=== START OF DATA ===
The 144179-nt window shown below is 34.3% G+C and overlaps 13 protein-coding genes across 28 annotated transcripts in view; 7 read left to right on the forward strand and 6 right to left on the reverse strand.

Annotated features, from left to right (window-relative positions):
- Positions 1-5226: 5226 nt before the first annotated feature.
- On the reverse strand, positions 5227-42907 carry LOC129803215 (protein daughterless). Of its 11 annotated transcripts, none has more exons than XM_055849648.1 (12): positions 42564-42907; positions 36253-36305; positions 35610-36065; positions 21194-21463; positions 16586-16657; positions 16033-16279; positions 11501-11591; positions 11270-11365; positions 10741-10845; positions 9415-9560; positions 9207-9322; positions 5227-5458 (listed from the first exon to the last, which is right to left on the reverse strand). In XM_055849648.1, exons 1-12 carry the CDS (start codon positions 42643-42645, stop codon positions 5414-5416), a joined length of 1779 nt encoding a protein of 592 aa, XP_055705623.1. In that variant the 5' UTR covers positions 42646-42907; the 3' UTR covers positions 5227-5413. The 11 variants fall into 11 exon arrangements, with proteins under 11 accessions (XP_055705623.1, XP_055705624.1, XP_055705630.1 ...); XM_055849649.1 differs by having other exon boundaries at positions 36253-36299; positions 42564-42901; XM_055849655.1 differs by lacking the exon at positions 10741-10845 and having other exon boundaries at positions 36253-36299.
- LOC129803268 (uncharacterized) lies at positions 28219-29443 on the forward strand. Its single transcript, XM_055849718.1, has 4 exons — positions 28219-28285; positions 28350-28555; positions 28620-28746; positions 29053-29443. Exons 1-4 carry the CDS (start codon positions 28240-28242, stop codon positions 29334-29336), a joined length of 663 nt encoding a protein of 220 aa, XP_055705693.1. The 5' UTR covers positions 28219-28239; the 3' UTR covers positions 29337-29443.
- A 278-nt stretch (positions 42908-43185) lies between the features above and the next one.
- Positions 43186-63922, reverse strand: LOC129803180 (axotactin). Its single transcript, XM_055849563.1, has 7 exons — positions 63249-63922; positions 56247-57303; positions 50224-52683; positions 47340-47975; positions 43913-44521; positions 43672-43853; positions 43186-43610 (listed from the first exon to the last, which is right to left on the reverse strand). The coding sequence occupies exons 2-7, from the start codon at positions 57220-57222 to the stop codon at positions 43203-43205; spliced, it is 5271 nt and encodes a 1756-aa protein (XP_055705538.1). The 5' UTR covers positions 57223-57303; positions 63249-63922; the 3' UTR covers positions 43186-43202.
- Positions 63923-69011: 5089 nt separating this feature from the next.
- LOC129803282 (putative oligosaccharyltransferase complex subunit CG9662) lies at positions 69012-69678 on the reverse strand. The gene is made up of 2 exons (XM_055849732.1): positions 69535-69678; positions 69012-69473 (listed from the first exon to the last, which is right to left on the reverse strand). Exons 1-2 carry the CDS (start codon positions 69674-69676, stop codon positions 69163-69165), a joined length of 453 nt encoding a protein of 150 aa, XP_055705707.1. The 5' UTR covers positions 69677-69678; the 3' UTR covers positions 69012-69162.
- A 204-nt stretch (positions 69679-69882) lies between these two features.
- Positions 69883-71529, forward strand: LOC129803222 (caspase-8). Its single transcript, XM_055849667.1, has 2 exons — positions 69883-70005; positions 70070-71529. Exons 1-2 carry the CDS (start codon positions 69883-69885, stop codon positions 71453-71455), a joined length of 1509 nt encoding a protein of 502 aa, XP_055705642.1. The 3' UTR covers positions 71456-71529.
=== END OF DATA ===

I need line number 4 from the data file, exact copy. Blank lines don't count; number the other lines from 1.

- On the reverse strand, positions 5227-42907 carry LOC129803215 (protein daughterless). Of its 11 annotated transcripts, none has more exons than XM_055849648.1 (12): positions 42564-42907; positions 36253-36305; positions 35610-36065; positions 21194-21463; positions 16586-16657; positions 16033-16279; positions 11501-11591; positions 11270-11365; positions 10741-10845; positions 9415-9560; positions 9207-9322; positions 5227-5458 (listed from the first exon to the last, which is right to left on the reverse strand). In XM_055849648.1, exons 1-12 carry the CDS (start codon positions 42643-42645, stop codon positions 5414-5416), a joined length of 1779 nt encoding a protein of 592 aa, XP_055705623.1. In that variant the 5' UTR covers positions 42646-42907; the 3' UTR covers positions 5227-5413. The 11 variants fall into 11 exon arrangements, with proteins under 11 accessions (XP_055705623.1, XP_055705624.1, XP_055705630.1 ...); XM_055849649.1 differs by having other exon boundaries at positions 36253-36299; positions 42564-42901; XM_055849655.1 differs by lacking the exon at positions 10741-10845 and having other exon boundaries at positions 36253-36299.